- Other offices talking to families included Student Financial Services which gamely handled a huge line at 9 a.m. that had died down within an hour: Mary Masson of the Bergeron Wellness Center said “we just want to make sure students feel comfortable knowing where we are and how to access us if they don’t’ feel well”; some families had wondered already about flu shots, which are coming in October, she says.
- President Sterritt was greeting families in Ross too during the first hour with her husband, Bert, who was wearing a T-shirt identifying him as “husband of president.” The president said the rhythms of the day were more familiar than when she was a brand-new arrival last year, since “I’m a sophomore this year!”
- Mike Stefanowicz, director of Admission, chatted with St. Mike’s staffer Julie Luck and her daughter, Jaida, who is a first-year exploratory major and also works at the Early Learning Center where Stefanowicz’ s young son happens to be a client. Stefanowicz touted the Nominate a Knight Challenge, “President Sterritt’s signature initiative to encourage members of our community to send forth names of students who would really flourish here at Saint Michael’s.”The contest started August 23 — students vs students by class and the same for alumni. A table in Ross encouraged families to share names for the contest.
- Fr. Michael Carter ’12 said he was a “free agent” representing the campus Edmundites by wandering about campus chatting up new families. Some he’d met already during summer student retreats at Saint Anne’s Shrine. Eben Widlund of the Adventure Sports Center staff was busy sharing about “all kinds of outdoor opportunities available – a great discounted ski pass to Sugarbush, and for first-years we have exclusive programming the first weekend of classes with hiking, rock climbing, sea kayaking, whitewater kayaking, whitewater rafting and mountain biking.” He said a big reason to be in school in Vermont “is that it’s so beautiful, and we’re the way to get outside and enjoy that.”
- Laura Neville of the Career Education office touted an online platform called Handshake used to post campus student employment opportunities and other jobs and internships, and to access career coaches and job-related information.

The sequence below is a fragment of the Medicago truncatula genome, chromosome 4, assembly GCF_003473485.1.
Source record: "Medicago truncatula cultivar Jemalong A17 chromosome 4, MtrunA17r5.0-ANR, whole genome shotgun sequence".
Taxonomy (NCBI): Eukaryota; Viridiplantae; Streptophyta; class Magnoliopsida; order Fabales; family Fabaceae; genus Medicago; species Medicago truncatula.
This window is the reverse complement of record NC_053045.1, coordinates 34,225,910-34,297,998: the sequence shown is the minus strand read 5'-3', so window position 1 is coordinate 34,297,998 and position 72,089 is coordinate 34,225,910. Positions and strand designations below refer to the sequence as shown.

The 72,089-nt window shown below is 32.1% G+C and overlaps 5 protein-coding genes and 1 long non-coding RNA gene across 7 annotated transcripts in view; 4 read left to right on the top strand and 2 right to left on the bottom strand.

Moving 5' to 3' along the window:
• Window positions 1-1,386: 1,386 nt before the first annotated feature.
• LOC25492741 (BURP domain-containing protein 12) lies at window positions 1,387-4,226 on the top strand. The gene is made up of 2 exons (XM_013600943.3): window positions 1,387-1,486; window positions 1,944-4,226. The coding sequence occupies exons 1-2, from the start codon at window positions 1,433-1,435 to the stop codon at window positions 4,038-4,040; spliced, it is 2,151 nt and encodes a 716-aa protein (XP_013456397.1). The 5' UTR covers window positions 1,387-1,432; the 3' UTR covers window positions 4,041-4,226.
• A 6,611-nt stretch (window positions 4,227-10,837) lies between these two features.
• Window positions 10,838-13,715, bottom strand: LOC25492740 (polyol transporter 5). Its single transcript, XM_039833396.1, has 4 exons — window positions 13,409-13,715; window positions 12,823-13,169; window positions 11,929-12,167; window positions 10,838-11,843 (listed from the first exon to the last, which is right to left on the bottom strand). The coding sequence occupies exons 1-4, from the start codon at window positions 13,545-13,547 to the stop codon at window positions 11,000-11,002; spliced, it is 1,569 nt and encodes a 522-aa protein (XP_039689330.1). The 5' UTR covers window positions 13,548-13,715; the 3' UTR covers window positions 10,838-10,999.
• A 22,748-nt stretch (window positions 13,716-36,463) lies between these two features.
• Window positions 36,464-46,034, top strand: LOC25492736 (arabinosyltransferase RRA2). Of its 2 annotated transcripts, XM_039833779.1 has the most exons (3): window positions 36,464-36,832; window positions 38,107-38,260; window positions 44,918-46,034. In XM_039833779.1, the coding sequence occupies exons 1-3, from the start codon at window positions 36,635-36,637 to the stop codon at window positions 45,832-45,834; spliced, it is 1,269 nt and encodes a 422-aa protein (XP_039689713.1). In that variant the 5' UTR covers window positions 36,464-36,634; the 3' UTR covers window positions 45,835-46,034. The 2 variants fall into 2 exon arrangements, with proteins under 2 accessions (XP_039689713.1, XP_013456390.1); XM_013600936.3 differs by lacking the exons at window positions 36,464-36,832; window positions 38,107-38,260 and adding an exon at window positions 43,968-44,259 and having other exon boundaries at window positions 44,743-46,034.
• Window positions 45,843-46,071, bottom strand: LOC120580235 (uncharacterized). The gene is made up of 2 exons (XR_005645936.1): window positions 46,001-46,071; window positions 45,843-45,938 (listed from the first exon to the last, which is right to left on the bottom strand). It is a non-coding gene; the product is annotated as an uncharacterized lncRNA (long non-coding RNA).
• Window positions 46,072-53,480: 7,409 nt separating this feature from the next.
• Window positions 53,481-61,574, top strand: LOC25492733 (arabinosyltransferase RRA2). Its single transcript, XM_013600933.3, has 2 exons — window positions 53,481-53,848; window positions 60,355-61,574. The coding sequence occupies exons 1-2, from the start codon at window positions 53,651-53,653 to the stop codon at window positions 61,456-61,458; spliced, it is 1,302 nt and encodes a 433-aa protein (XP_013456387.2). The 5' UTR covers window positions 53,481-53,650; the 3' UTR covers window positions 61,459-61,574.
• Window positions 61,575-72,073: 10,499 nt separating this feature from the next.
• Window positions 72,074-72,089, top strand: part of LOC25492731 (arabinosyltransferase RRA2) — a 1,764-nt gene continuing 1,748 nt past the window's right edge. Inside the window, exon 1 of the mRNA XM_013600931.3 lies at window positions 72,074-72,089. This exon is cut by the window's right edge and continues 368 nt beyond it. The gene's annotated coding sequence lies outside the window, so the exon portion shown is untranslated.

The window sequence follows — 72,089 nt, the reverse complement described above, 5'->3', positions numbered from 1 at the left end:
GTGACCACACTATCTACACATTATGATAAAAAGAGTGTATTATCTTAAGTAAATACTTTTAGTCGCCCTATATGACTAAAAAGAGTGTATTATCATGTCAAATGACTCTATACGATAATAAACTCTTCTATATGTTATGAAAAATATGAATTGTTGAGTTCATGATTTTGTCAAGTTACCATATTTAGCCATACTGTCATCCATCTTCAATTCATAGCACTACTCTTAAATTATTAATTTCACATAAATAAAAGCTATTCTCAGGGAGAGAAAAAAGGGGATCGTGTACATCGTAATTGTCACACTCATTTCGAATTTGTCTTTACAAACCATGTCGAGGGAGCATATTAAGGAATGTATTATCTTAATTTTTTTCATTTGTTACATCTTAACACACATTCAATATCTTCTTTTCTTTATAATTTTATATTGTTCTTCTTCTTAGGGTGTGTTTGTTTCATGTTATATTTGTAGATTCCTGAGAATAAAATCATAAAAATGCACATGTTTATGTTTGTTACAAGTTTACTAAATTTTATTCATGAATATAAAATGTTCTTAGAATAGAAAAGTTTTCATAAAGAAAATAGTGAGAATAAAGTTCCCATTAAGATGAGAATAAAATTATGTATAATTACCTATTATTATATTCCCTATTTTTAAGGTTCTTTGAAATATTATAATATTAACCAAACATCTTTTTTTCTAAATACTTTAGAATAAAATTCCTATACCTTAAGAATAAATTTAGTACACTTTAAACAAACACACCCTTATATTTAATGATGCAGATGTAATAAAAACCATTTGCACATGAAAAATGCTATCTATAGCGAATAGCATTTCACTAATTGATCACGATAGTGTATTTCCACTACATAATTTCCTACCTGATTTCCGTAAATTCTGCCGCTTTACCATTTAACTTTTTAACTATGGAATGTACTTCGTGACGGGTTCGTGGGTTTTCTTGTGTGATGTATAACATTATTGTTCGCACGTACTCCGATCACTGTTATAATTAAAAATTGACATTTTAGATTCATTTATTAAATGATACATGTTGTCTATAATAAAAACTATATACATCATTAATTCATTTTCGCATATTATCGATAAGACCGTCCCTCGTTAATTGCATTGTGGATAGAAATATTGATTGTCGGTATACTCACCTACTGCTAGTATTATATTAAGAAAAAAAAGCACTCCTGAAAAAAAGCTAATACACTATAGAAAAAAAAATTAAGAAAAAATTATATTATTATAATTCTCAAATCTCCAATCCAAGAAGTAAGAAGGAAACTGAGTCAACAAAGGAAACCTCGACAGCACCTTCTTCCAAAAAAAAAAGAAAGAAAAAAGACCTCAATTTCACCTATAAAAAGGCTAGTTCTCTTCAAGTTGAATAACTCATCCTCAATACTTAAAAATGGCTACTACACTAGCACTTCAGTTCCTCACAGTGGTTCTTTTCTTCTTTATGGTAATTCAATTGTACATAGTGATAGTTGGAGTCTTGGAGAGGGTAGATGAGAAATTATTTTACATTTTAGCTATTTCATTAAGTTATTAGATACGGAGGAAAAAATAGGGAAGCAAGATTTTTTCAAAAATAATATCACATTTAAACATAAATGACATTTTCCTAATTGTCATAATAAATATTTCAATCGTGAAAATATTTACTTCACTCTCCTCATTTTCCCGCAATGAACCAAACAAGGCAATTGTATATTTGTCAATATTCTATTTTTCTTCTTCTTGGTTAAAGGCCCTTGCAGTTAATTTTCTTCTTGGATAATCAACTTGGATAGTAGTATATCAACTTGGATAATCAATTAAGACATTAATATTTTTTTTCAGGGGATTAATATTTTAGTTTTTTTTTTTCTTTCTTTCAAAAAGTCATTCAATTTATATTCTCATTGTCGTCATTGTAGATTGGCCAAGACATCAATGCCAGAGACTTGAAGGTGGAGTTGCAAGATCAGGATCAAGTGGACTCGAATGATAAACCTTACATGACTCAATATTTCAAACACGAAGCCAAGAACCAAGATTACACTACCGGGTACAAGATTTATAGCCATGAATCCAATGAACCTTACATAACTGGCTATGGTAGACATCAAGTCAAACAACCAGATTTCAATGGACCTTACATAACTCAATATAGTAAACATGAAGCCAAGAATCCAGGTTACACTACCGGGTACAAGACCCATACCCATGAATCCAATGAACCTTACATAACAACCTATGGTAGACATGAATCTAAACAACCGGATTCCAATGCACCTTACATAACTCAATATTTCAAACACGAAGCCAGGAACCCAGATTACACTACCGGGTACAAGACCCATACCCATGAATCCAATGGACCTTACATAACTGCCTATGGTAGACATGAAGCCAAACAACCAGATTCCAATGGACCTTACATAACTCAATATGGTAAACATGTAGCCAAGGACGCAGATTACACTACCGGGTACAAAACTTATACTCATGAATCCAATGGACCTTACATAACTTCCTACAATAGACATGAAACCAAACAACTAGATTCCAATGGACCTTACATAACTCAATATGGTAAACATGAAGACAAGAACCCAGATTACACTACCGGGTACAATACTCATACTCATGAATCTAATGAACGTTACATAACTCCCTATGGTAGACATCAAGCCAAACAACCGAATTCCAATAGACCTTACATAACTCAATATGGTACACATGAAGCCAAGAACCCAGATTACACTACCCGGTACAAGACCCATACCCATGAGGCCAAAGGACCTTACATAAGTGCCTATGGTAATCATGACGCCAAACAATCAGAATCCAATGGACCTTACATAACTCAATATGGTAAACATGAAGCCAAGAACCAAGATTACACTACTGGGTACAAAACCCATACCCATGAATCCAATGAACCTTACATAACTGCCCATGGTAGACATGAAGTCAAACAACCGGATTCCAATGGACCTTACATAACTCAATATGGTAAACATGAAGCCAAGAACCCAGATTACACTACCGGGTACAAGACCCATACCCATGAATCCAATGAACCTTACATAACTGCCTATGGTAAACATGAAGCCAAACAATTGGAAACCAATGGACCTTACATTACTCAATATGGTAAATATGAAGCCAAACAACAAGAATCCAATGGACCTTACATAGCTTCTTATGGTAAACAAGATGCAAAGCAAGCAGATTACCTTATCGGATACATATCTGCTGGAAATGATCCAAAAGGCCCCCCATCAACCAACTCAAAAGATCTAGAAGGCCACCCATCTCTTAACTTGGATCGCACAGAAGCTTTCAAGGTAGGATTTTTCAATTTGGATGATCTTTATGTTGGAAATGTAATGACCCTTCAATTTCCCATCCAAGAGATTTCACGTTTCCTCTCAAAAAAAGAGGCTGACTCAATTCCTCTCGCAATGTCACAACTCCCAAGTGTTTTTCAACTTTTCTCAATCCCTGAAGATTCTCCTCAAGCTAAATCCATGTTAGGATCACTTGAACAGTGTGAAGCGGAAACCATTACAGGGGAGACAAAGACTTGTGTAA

- The veteran O-leader students at the main campus entrance, about a dozen, had unflagging enthusiasm for hours as cars turned in, trucks and cars honked, and they waved signs and rang cowbells. Maddie Harrington of Bedford, MA, a rising senior biology major, said “We LOVE Saint Mike’s!” which kept them motivated.
- Classics and Philosophy Professor Ron Begley was on campus as were many faculty, putting finishes touches on course syllabi. He’ll be teaching two sections of Philosophy 103, “Pursuing Wisdom,” plus level Latin courses and elementary Latin. He spoke of a recently late Jesuit author he admires who asserts the importance of putting together a personal library and “cultivating a higher type literacy” while in college. “It’s not that one has to read a large number of books so much as read a small number of important books really well,” said the veteran classicist.
- During the evening Convocation, which lasted almost an hour in the chapel, music was by emeritus music professor and organist Susan Summerfield, Interim VPAA Jeffrey Trumbower presided, Fr. Lino Oropeza and Anna Lester offered invocation and benediction respectively, Dean of the Faculty Tara Natarajan formally and ceremonially received the new class from Admission Director Stefanowicz; the students learned the Alma Mater; and Katelynn Briere ’20, Student Association president, drew wild applause from O-leaders who know her. Recalling her own move-in-day three years ago, she said, “I challenge you to reflect on what you want out of the next four years here …. I invite you all to be part of bettering our community,” however different that might look for each individual; she advised class members to “balance seriousness with careless laughter – and take care of yourselves.”
President Sterritt at the Convocation delighted in telling about Trustee Chair Michael Cunniff’s help with move-in, leading by example with his service; she urged students to seek help when they need it and to get enough sleep; she spoke of Edmundite charisms and traditions, and thanked parents for “entrusting us with your children for the next chapter of their lives.” Her main message to students, a favorite theme for the president, was that she hopes at Saint Michael’s they will learn to “do well and do good.”